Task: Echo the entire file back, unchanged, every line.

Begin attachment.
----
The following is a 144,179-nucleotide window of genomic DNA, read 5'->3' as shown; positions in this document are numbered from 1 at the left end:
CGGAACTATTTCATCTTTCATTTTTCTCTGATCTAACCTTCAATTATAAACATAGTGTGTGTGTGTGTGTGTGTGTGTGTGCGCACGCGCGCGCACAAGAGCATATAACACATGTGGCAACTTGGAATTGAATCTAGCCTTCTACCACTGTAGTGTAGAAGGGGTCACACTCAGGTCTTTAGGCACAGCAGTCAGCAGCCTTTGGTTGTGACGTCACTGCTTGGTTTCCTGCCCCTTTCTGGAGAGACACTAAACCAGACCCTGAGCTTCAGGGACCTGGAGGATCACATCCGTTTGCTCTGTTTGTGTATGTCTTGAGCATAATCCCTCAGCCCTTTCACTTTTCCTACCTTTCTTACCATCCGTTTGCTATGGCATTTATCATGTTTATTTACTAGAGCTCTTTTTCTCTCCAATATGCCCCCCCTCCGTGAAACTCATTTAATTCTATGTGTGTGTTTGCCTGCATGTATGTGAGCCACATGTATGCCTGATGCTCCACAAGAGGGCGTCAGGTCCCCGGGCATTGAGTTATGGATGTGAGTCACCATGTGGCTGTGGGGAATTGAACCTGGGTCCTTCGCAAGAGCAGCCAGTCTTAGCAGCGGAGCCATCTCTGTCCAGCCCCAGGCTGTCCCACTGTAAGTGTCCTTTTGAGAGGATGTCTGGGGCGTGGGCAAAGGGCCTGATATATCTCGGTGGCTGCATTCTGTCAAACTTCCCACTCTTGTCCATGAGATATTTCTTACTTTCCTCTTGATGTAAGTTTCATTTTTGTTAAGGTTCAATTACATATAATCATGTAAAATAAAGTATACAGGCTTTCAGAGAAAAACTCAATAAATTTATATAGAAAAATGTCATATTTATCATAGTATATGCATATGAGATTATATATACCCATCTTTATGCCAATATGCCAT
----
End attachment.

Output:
The following is a 144,179-nucleotide window of genomic DNA, read 5'->3' as shown; positions in this document are numbered from 1 at the left end:
CGGAACTATTTCATCTTTCATTTTTCTCTGATCTAACCTTCAATTATAAACATAGTGTGTGTGTGTGTGTGTGTGTGTGTGCGCACGCGCGCGCACAAGAGCATATAACACATGTGGCAACTTGGAATTGAATCTAGCCTTCTACCACTGTAGTGTAGAAGGGGTCACACTCAGGTCTTTAGGCACAGCAGTCAGCAGCCTTTGGTTGTGACGTCACTGCTTGGTTTCCTGCCCCTTTCTGGAGAGACACTAAACCAGACCCTGAGCTTCAGGGACCTGGAGGATCACATCCGTTTGCTCTGTTTGTGTATGTCTTGAGCATAATCCCTCAGCCCTTTCACTTTTCCTACCTTTCTTACCATCCGTTTGCTATGGCATTTATCATGTTTATTTACTAGAGCTCTTTTTCTCTCCAATATGCCCCCCCTCCGTGAAACTCATTTAATTCTATGTGTGTGTTTGCCTGCATGTATGTGAGCCACATGTATGCCTGATGCTCCACAAGAGGGCGTCAGGTCCCCGGGCATTGAGTTATGGATGTGAGTCACCATGTGGCTGTGGGGAATTGAACCTGGGTCCTTCGCAAGAGCAGCCAGTCTTAGCAGCGGAGCCATCTCTGTCCAGCCCCAGGCTGTCCCACTGTAAGTGTCCTTTTGAGAGGATGTCTGGGGCGTGGGCAAAGGGCCTGATATATCTCGGTGGCTGCATTCTGTCAAACTTCCCACTCTTGTCCATGAGATATTTCTTACTTTCCTCTTGATGTAAGTTTCATTTTTGTTAAGGTTCAATTACATATAATCATGTAAAATAAAGTATACAGGCTTTCAGAGAAAAACTCAATAAATTTATATAGAAAAATGTCATATTTATCATAGTATATGCATATGAGATTATATATACCCATCTTTATGCCAATATGCCAT